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Former New York Congressman Anthony Weiner is back. Having given up his House seat following being exposed in a 2011 sexting scandal, Weiner bowed out of politics for the last two years.
On May 22nd, Weiner threw his proverbial hat into the New York City mayoral race, one of a half-dozen Democratic candidates seeking to replace Michael Bloomberg in the upcoming election. In a well-plotted campaign, he’s back in the game. He harbors a war chest estimated at $5 million and was required to announce his run or forfeit public matching funds.
In a professionally produced video that launched his campaign, he lays out a profile of his life – his childhood in Brooklyn, his Congressional accomplishments and his “middle class” agenda for the city. Most telling in terms of the scandal that will likely dog his campaign, Weiner opens and closes the video accompanied with his wife, Huma Abedin, an aide to Hillary Clinton.
Weiner’s reemergence on the political scene comes just a couple of weeks after another political figure who was forced from office following a sex scandal, Mark Sanford. The former governor of South Carolina won a race for a House seat against Elizabeth Colbert Busch.
These two races — involving a Democrat and a Republican, in a blue and a red state — signal the further erosion of the culture wars. The Christian right remains absolutist with regard to a woman’s right to an abortion. But some within the Republican right have given ground with regard to gay rights, immigration, teen sex ed and the morning-after pill.
An increasing number of states have legalized marriage equality and the Senate is advancing a somewhat “bipartisan” immigration bill. These efforts signal the emergence of a new right-of-center “moderate” faction within the Republican Party.
The new Republican moderates seem to recognize that the 2012 election signed a profound shift in the electoral climate. They seem to acknowledge that the message of Tea Party activists is getting shriller, more fundamentalists. More insightful, they see Republicans as a shrinking political force due to demographics and as capitalist recovery takes place. They wonder how to hold – if not gain – ground in the 2014 Congressional elections. Can it be a replay of what happened in 2010?
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Americans love a scandal involving the high-and-mighty, whether a politician, celebrity or grandee. It represents all-American schadenfreude, the satisfaction or pleasure that comes from someone else’s misfortune. U.S. history is rich with political scandals, many involving sex. More interesting, time — and changing moral values –has led to the rehabilitation of pols and others brought down by a sex scandal.
This shifting value system is personified by former-President Bill Clinton. His illicit Oval Office tryst with Monica Lewinsky was the grounds for his Impeachment by a Republican-controlled House of Representatives led by Newt Gingrich. Clinton’s value position has been significantly enhanced by the subsequent revelations about Gingrich, who, while leading the charge against the sitting president, was involved in an out-of-wedlock affair with Callista Gingrich, his current wife.
Today, Clinton has been fully rehabilitated. He runs the prestigious Clinton Foundation and his wife, Hillary, who stuck with him through the scandal, served as Secretary of State and has a shot at becoming the next president. One can only wonder whether Weiner, his wife and political confidants reflected on this possibly parallel scenario.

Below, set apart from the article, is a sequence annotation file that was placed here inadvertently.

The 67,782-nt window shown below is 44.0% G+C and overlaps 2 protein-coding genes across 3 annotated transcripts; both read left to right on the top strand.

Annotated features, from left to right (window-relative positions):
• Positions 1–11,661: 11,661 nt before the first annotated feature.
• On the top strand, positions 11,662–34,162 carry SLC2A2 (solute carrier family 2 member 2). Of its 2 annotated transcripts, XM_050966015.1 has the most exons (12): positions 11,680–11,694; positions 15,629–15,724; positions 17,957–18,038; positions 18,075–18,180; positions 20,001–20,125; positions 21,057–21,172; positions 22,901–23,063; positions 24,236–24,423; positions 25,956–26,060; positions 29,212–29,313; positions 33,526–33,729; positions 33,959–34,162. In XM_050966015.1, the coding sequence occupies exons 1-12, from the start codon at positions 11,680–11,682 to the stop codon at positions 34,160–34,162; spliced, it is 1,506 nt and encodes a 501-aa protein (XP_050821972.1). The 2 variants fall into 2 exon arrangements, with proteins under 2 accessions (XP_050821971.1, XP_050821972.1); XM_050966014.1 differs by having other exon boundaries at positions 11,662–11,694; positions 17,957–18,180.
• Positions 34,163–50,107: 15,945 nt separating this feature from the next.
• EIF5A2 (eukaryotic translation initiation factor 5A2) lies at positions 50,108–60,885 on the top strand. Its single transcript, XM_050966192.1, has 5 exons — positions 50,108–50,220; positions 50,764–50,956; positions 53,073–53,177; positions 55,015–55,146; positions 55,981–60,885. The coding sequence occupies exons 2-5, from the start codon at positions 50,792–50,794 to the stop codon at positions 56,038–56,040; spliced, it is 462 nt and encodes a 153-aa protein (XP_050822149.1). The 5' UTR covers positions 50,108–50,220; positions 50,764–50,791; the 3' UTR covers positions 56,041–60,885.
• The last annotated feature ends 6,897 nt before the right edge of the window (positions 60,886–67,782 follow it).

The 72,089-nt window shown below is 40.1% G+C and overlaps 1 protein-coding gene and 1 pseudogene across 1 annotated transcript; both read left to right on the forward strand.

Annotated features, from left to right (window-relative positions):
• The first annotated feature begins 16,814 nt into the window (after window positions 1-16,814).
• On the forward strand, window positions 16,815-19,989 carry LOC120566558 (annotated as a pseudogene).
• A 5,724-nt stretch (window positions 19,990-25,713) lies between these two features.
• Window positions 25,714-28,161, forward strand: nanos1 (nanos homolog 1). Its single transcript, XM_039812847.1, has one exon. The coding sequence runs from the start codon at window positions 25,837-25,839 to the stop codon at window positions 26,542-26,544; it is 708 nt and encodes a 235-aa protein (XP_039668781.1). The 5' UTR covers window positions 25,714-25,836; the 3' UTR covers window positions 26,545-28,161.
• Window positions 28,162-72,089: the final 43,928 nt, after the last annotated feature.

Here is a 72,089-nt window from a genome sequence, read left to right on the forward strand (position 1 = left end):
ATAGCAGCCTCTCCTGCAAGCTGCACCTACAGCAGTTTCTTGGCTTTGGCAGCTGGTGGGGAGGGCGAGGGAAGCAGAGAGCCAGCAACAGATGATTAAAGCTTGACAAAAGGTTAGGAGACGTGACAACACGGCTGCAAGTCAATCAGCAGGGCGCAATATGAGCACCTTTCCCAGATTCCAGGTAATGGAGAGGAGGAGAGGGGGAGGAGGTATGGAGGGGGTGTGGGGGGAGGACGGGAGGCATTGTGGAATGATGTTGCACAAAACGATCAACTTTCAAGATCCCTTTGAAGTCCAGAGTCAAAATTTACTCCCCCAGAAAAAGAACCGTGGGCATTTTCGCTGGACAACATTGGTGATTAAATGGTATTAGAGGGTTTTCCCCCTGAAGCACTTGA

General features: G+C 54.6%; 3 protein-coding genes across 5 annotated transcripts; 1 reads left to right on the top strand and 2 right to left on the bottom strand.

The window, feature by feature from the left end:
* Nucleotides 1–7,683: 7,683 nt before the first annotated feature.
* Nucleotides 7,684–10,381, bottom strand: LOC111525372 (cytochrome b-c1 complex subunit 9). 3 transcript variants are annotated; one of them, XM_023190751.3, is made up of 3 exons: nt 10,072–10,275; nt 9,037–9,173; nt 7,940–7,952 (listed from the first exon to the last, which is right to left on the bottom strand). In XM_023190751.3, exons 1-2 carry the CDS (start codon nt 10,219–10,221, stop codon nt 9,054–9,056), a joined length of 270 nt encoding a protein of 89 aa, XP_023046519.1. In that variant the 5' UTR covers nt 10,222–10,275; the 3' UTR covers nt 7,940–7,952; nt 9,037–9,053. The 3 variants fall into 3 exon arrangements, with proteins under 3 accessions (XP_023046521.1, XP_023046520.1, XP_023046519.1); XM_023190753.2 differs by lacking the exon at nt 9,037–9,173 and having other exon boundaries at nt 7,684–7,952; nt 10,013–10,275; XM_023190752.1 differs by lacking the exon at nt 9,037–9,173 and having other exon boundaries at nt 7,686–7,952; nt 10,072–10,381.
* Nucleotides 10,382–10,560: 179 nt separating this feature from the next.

Other pols have not fared so well. Gingrich flubbed the 2012 election. Al Gore, a well-meaning if inept politician – whatever happened to the “Information Superhighway”? – was deflated after his divorce. New York’s former governor, Eliot Spitzer, kept his marriage but has floundered as an entertainment figure, jumping from an online columnist, to talk-show personality, to whatever gives him visibility.
Weiner seems to be taking a more strategic – and carefully plotted – play for political rehabilitation. He reportedly paid $100,000 to David Binder, who worked as an Obama pollster, to determine his political viability. Binder framed the question in stark terms: “Are voters willing to give him a second chance or not, regardless of what race or what contest?” According to a New York Times’ story about the poll, “There was this sense of ‘Yeah, he made a mistake. Let’s give him a second chance. … They want to know that they’ve put it behind them.”
Weiner has plotted a well-crafted campaign that involved a series of steppingstones, each one leading to his formal declaration as a candidate on May 22nd. The cornerstone of the pre-announcement campaign was a feature spread in the Sunday, April 10thNew York Times magazine. The puff piece, written by Jonathan Van Meter, reports that Weiner was truly remorseful about the pain and suffer he caused his wife. This may well be the case, but offered – in a heartfelt declaration – in an influential, primary public-media source, seemed calculated, a steppingstone in a well-crafted campaign.
One can only wonder what was the strategic significance of our oh-so-contrite pol’s appearance a month earlier on NY-1, a local cable news program. He declared, “I think I’ll be spending a lot of time, here on out, saying I’m sorry.”
It’s still a long way to the Democratic primary and one can only wonder whether he will release his game plan?
David Rosen writes the “Media Current” column for Filmmaker and regularly contributes to AlterNet, Huffington Post and the Brooklyn Rail. Check out www.DavidRosenWrites.com; he can be reached at firstname.lastname@example.org.